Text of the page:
I cringe a bit. "Put a little boogey in it?"

"Oh, you already have that one. Excellent. Here's another."

"Um, I'm really not doing joke book jokes anymore, Vincent. I'm trying to stick with observational—"

"What did Winnie-the-Pooh say to his agent?"

Okay. This one I don't know. So I shrug.

"Show me the honey!" booms Vincent. Now I wish I could un-know it. "Get it? 'Show me the honey!' Because usually movie stars say 'Show me the money' to their agent, but since Pooh is a bear…"

"Right. Got it. Thanks."

"Feel free to use it. You don't even have to split the one hundred thousand dollars with me when you win."

Did I forget to mention that?

The grand-prize winner of the Planet's Funniest Kid Comic Contest will take home a check for one hundred thousand dollars.

In less than three days!

Chapter 4


Now, if you ever hung out with me at school, you'd know my best friends are Gilda Gold, Joey Gaynor, and Jimmy Pierce.

Gilda's gutsy, smart, and funny. Knows more about classic comedians than even I do.

Gaynor? He's a little edgier than most middle school kids—even the other ones with nose rings.

And Pierce is a total brainiac. He knows everything, including the fact that it's physically impossible for pigs to look up at the sky, so they'll never know when one of their pals is flying.

These three have been my buds through thick and thin and then thick again and then some more thin and then extra-thick. It's kind of like we're a pack of bacon.

But lately…

Well, I haven't really had all that much time to hang with my friends. I've been, you know, busy. Working on new material. Packing all that clean underwear for the trip out to California. Wincing at cute cheerleaders squealing in my ears.

Basically being a big shot.

But for all the attention it's gotten me, I've been thinking that this comedy gig was a lot more fun back when I was just cracking up Gilda, Gaynor, and Pierce around the losers' table in the school cafeteria.

Back then there weren't any contests or ginormous cardboard checks to cash.

Back then it was just fun being funny.

Is it weird to miss the "good old days" when they were only, like, a couple of weeks ago?

Maybe there is such a thing as too much fun. It's kind of like too much ice cream. It feels great when you're scarfing it down. Later, you feel kind of queasy.

That's what this is like.

Kind of queasy.

But I keep scarfing it down.

Chapter 5


But, like I said, I don't really have time to worry about missing my friends.

That countdown clock keeps on ticking.

After school, I zip down the boardwalk to my uncle Frankie's diner to do my homework. Not for algebra or science—for Comedy 101.

I'm cramming for The Finals the way most kids cram for finals.

Uncle Frankie was the one who first suggested that I sign up for the comedy contest. He saw me cracking up his customers when I worked the cash register after school and on weekends. Back then I had a lot of jokes rattling around inside my head, because when I was in the rehab hospital after the accident, the doctors and nurses lent me all sorts of joke books and comedy videos. They all told me "Laughter is the best medicine." Unless you have toe fungus. Then you should really ask for an ointment.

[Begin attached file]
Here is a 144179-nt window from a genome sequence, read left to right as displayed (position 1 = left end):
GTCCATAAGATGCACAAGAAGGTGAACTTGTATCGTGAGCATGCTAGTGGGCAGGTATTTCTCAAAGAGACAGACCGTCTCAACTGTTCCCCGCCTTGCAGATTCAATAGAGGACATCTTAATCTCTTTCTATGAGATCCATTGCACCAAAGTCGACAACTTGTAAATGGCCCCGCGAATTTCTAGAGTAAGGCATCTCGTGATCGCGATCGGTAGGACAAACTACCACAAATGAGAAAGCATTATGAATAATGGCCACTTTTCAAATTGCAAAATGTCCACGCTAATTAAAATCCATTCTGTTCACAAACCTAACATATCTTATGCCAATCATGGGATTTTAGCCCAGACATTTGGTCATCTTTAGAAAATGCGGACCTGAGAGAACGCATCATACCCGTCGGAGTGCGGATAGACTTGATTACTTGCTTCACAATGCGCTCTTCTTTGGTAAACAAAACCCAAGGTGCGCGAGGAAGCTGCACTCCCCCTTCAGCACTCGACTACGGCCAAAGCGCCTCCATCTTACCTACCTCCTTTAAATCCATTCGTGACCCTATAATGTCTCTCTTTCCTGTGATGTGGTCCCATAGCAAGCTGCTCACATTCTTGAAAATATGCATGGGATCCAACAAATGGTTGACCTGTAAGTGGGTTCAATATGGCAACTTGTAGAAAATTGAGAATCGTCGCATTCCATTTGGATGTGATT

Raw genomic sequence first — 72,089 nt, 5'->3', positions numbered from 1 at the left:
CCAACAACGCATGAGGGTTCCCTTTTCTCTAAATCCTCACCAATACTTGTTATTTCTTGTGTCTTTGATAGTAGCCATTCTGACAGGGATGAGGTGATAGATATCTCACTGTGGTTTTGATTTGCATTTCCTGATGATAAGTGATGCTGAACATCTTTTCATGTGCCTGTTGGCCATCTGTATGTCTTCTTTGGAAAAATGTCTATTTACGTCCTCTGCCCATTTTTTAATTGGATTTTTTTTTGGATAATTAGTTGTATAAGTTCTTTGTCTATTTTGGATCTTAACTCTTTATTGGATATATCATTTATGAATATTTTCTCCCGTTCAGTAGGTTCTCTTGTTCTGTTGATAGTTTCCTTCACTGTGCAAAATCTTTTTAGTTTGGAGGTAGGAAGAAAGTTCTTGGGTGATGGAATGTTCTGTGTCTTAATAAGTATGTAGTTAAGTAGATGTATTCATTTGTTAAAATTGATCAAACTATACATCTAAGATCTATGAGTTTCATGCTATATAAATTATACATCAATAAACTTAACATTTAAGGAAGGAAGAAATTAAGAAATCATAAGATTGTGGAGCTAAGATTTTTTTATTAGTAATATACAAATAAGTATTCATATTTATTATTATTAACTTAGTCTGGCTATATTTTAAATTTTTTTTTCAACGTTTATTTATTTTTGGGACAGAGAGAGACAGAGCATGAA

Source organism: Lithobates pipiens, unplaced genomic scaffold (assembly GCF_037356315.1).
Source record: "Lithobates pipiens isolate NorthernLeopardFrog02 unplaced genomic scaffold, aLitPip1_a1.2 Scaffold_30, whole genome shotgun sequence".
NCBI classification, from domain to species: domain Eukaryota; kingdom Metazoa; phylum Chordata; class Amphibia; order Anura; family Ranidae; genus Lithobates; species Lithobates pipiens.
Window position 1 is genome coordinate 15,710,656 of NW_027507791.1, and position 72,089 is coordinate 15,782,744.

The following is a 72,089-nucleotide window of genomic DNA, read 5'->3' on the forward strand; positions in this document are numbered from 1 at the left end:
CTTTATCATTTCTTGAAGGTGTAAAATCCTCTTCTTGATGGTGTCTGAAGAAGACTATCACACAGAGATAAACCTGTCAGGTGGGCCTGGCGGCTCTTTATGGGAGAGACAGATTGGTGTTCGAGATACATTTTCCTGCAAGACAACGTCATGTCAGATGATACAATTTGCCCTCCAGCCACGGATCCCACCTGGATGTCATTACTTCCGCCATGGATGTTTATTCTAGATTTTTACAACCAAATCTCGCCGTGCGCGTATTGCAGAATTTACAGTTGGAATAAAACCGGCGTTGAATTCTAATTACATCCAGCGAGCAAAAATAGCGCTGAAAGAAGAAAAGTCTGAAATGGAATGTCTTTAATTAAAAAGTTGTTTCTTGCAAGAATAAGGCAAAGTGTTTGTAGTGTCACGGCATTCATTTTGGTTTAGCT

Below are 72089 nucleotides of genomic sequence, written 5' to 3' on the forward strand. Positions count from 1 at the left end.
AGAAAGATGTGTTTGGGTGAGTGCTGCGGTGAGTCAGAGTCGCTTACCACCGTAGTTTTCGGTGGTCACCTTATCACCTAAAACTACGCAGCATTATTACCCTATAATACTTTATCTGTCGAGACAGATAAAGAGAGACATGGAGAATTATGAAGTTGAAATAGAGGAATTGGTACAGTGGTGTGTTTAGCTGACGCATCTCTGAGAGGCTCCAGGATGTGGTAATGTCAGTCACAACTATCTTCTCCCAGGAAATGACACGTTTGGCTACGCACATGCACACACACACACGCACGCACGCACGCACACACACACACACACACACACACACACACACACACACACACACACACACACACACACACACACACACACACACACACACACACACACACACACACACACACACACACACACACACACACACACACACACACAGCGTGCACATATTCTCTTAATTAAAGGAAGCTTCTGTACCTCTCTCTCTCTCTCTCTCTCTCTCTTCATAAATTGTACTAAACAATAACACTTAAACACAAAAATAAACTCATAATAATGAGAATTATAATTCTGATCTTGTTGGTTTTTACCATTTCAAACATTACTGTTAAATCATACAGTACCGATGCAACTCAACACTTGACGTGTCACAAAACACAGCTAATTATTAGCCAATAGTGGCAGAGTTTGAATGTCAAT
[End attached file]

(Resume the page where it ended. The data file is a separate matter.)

Anyway, I think I memorized every classic comedy bit ever done. So, if a customer had a special request, I was always happy to oblige.

By the way, my uncle Frankie is an excellent comedy coach. After all, he knows a thing or two about competitions. He used to be the yo-yo champion of Brooklyn and made it all the way to the World Yo-Yo Olympics, where he won a gold medal. It was on a string so he could twirl it.

To help me get into "the zone," Uncle Frankie—who has finals fever even worse than I do—has totally redecorated the interior of his restaurant. The walls are covered with photographs of famous comics and comedy album covers.

"This is like the Comedians' Hall of Fame," says Uncle Frankie. "And we're gonna leave a space right here in the middle for you, Jamie."

Uncle Frankie has even added some new sandwiches to the diner's menu—all of them are named for famous comedians. The Lucille Ball is a meatball sub. The Jon Stewart comes with chunks of stew beef and a schmear of cream cheese. The Jerry Lewis? Lots of ham.

"Hollywood, here we come!" says Uncle Frankie before we get down to practicing.

Did I mention that Uncle Frankie is flying out to California with me?

And while he's out there, he'll still be my comedy coach.

Not to mention my best friend in the whole entire world.

Chapter 6


The intense cramming continues as Uncle Frankie, once again, puts me in the hot spot—behind the cash register.

"Okay, folks," he announces. "There are only two and nineteen-thirty-sixths days left till the first round of the Planet's Funniest Kid Comic Contest finals. Everybody in line, pick a comic. Jamie? Ring 'em up and make 'em laugh."

I feel like a boxer working the speed bag. A football player running wind sprints. A guy playing croquet on horseback. No. Wait. That's polo.

"Rodney Dangerfield," says the first customer in line.

I tug at my collar, like Rodney would.

"What a dog I got. His favorite bone is in my arm. I worked in a pet store and people kept asking how big I'd get."

KA-CHING! The cash register bell gives me a rim shot.

"Zach Galifianakis," says Mr. Cheeseburger with Fries.

"At what age do you think it's appropriate to tell a highway it's adopted?"


And so it goes—straight through the dinner rush.

Also in the line is one of my biggest fans, Mr. Burdzecki. He moved to America from Russia, so I always try to give him a classic Yakov Smirnoff joke.

"In America, you find where is Waldo," I say, putting on a Russian accent, so Waldo sounds like Valdo. "In Soviet Russia, Waldo finds where is YOU!"

Mr. Burdzecki cracks up and nearly laughs his furry hat off.

"Competition?" he says with a dismissive wave of his hand. "Pah! No contest. You funniest."

"I funniest?"

"Da. First you funny, then you funnier, now you funniest."

(I think they're studying comparatives and superlatives in his English as a Second Language class.)

When the dinner crunch is finally over, it's time for me to undertake the ultimate test of comedic endurance.

To push my training to the limit, I need to face the toughest crowd any comedian has ever dared to perform in front of.